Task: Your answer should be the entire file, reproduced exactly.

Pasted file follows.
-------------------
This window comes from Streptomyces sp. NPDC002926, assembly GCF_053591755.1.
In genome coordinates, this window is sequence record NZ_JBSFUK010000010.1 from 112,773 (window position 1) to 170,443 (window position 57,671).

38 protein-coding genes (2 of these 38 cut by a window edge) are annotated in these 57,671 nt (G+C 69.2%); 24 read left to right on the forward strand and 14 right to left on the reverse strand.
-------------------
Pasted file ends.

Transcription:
This window comes from Streptomyces sp. NPDC002926, assembly GCF_053591755.1.
In genome coordinates, this window is sequence record NZ_JBSFUK010000010.1 from 112,773 (window position 1) to 170,443 (window position 57,671).

38 protein-coding genes (2 of these 38 cut by a window edge) are annotated in these 57,671 nt (G+C 69.2%); 24 read left to right on the forward strand and 14 right to left on the reverse strand.